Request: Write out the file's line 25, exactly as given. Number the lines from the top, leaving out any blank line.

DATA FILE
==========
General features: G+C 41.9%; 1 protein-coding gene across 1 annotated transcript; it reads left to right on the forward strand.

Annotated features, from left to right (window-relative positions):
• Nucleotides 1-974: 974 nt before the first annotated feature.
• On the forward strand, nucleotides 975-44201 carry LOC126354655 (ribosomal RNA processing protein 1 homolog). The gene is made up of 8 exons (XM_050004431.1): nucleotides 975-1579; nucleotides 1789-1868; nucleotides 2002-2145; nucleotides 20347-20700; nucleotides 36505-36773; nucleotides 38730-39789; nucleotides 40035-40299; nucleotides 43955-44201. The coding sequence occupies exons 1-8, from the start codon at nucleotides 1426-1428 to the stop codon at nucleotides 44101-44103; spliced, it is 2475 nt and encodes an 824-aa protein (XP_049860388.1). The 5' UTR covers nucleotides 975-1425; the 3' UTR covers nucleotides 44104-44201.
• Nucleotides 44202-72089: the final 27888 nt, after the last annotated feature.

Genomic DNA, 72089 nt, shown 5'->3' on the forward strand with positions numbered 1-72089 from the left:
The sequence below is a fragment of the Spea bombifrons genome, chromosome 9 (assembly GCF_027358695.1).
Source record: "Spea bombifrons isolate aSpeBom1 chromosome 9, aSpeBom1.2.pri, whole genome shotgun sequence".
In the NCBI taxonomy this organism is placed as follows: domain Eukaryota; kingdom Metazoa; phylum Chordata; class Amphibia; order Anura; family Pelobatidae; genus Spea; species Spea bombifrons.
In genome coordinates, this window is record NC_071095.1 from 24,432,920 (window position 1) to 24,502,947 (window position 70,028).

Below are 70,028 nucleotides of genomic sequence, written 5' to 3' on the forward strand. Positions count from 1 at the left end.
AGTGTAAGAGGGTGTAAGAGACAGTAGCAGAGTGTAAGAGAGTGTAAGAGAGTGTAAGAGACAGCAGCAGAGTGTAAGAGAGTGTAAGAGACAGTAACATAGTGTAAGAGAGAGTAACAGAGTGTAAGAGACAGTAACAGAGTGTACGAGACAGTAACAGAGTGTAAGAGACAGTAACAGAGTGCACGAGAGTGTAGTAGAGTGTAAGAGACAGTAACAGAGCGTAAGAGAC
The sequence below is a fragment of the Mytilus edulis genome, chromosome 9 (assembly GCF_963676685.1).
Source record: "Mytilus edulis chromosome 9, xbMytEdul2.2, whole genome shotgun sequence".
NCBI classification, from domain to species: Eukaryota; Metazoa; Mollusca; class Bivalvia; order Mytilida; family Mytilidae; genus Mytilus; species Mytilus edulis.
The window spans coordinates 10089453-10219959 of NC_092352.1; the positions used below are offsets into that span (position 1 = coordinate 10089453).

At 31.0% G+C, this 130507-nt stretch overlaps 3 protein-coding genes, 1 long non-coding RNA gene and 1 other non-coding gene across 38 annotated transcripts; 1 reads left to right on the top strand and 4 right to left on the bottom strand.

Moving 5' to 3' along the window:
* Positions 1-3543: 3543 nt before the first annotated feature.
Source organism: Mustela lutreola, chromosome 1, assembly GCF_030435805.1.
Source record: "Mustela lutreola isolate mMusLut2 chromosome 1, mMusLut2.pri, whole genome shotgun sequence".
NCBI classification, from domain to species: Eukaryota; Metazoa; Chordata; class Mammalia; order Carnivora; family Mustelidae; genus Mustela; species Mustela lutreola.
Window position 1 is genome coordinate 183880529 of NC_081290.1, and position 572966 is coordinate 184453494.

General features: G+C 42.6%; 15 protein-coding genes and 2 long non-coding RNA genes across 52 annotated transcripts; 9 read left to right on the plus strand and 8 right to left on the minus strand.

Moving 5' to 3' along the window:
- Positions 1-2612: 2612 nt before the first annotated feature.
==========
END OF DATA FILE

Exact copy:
Moving 5' to 3' along the window: